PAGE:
En EspaŅol

Q. Who is Mr. Smarty Plants?

A: There are those who suspect Wildflower Center volunteers are the culpable and capable culprits. Yet, others think staff members play some, albeit small, role. You can torture us with your plant questions, but we will never reveal the Green Guru's secret identity.

Help us grow by giving to the Plant Database Fund or by becoming a member

Did you know you can access the Native Plant Information Network with your web-enabled smartphone?

Share

Ask Mr. Smarty Plants

Ask Mr. Smarty Plants is a free service provided by the staff and volunteers at the Lady Bird Johnson Wildflower Center.

Search Smarty Plants
    
 
See a list of all Smarty Plants questions
Can't find the answer in our existing FAQs, submit a question to Mr. Smarty Plants.
Need help with plant identification, visit the plant identification page.
 
rate this answer
3 ratings

Sunday - December 19, 2004

From: Frisco, TX
Region: Southwest
Topic: Seed and Plant Sources
Title: Sources for buffalo grass seed in Junction, TX
Answered by: Nan Hampton

QUESTION:

I'm looking for a local supplier for buffalograss sod near Junction, Texas. I want to have it installed on my dad's gravesite. The cemetary in Junction has minimal maintenance available and, of course, the grass is not irrigated.

ANSWER:

You have certainly picked a good grass for low maintenance and low moisture requirements. It should do very well on your father's gravesite as long as it gets plenty of sunshine. There is a source, Native American Seed, right in Junction for buffalo grass seed. You can find other suppliers of buffalo grass seed in the National Suppliers Directory in the Native Plant Information Network on the Wildflower Center web page. You can check with garden centers or nurseries in or near Junction for buffalo grass sod, but you may have to contact ones in larger cities such as San Angelo, San Antonio, or Austin to find sod.

You will find information about growing buffalo grass from seeds, sod, or plugs in the Native Plant Library under "Native Lawns" on the Wildflower Center web page.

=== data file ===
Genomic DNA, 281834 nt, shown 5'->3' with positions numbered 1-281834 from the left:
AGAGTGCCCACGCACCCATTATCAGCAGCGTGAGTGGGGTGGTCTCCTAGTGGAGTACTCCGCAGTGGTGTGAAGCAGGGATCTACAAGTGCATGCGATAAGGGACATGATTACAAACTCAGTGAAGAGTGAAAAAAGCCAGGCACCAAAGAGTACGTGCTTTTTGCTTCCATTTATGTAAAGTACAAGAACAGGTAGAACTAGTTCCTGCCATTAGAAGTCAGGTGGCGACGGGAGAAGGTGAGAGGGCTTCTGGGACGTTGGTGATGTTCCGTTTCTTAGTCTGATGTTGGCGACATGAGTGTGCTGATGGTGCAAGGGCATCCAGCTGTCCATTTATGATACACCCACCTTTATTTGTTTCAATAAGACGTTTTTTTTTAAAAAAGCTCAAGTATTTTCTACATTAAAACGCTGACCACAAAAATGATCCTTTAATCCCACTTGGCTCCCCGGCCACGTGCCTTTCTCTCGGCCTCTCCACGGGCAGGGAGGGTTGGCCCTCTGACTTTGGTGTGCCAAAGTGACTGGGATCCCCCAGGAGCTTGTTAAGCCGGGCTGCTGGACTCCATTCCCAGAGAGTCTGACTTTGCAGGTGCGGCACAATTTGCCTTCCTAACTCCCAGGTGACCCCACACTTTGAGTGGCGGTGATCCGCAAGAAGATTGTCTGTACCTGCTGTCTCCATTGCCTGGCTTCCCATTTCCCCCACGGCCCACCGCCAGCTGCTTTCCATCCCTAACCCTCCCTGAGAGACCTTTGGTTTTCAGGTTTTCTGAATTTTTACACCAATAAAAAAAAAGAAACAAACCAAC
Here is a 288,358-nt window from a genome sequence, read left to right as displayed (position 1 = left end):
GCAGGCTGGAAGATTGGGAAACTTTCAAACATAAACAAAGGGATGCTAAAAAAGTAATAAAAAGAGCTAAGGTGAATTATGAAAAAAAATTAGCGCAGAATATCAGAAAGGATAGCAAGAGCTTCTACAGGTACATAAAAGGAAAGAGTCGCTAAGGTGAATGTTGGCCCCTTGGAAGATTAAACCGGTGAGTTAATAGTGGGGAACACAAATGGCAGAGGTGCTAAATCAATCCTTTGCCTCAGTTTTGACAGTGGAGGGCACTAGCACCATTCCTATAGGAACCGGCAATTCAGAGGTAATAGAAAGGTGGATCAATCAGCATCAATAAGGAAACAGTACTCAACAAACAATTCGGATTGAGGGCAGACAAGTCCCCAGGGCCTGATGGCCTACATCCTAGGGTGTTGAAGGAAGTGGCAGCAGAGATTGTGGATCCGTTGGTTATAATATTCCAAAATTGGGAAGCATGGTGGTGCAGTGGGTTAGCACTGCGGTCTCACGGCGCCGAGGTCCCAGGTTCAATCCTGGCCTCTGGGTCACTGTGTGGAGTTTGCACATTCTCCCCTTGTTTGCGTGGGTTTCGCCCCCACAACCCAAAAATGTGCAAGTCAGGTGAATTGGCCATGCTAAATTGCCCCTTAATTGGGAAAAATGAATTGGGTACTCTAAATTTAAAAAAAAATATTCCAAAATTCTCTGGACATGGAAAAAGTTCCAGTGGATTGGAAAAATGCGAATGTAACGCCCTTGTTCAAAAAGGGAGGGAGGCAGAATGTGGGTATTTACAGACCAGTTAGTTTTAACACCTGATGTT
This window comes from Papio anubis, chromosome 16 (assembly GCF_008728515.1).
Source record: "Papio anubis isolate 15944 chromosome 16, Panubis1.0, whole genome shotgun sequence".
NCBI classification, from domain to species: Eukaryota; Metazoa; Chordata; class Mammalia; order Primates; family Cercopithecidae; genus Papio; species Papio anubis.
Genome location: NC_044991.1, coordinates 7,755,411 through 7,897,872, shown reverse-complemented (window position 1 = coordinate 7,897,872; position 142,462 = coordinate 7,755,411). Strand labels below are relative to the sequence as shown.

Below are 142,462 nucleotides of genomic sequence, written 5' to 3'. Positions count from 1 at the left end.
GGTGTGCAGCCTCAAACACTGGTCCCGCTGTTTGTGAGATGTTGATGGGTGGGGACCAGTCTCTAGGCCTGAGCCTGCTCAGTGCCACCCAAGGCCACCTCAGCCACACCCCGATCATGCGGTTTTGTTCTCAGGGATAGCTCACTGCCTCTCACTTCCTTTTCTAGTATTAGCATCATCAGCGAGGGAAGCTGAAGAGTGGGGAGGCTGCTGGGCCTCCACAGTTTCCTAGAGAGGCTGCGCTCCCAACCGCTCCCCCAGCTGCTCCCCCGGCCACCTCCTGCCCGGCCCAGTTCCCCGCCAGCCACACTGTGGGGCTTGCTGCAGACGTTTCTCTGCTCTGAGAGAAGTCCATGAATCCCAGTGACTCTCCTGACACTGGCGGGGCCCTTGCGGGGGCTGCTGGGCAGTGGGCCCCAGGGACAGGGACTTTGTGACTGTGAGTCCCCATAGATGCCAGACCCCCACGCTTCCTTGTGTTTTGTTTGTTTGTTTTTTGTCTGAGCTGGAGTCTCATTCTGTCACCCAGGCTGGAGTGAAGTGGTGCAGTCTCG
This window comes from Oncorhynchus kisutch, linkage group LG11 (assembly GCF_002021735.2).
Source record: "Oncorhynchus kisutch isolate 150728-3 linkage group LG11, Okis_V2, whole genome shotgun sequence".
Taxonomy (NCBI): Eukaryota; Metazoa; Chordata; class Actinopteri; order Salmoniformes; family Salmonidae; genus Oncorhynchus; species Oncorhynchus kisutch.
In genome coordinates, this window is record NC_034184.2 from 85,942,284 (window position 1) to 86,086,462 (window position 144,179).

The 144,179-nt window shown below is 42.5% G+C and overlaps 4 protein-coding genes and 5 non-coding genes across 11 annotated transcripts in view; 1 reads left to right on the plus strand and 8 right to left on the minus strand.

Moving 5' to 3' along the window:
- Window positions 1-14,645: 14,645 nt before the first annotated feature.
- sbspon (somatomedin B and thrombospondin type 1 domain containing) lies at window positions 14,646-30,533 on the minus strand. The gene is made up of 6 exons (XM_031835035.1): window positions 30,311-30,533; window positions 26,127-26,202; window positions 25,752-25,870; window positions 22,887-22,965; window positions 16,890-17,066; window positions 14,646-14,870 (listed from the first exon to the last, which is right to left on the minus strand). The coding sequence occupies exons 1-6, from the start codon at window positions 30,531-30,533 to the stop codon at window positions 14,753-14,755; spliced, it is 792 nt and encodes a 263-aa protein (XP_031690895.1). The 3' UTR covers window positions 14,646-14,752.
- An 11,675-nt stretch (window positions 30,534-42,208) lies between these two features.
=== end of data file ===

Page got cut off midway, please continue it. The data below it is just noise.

More Seed and Plant Sources Questions

History of plant Poliomintha longiflora
October 01, 2008 - My question is about the known history of a plant Poliomintha longiflora. In the 1930's (according to my grandmother) in any Mexican market in Texas you could buy this dried plant then known as Wild ...
view the full question and answer

Source for wintergreen to make tea in Waynesboro GA
April 26, 2010 - I want to know where to buy a wintergreen tree to make tea from. Thanks. I live in Waynesboro,GA.
view the full question and answer

White flowering mountain laurel from Driftwood TX
August 23, 2012 - I love white flowering mountain laurel (Sophora secundiflora) and want to grow one from seeds. I've had a lot of success germinating and growing purple mountain laurel from seeds (or beans), so I DO ...
view the full question and answer

Source of seeds for non-native Josephs Coat
March 08, 2008 - Looking for some time for Joseph's coat seeds,(Althernanthera--Chartreuse), Can you help?
view the full question and answer

Source for Texas Star hibiscus from Grand Prairie TX
June 24, 2012 - I am having a lot of difficulty in trying to find and purchase a Texas Hibiscus. Any clues?
view the full question and answer

Smarty Plants's Facebook profile Support the Wildflower Center by Donating Online or Becoming a Member today.

Mr. Smarty Plants wants you to be his Facebook friend. Click the Facebook icon to add yourself to Mr. Smarty Plants list of friends.
E-NEWSLETTER | BECOME A MEMBER | DONATE NOW | MEDIA | SITEMAP
© 2014 Lady Bird Johnson Wildflower Center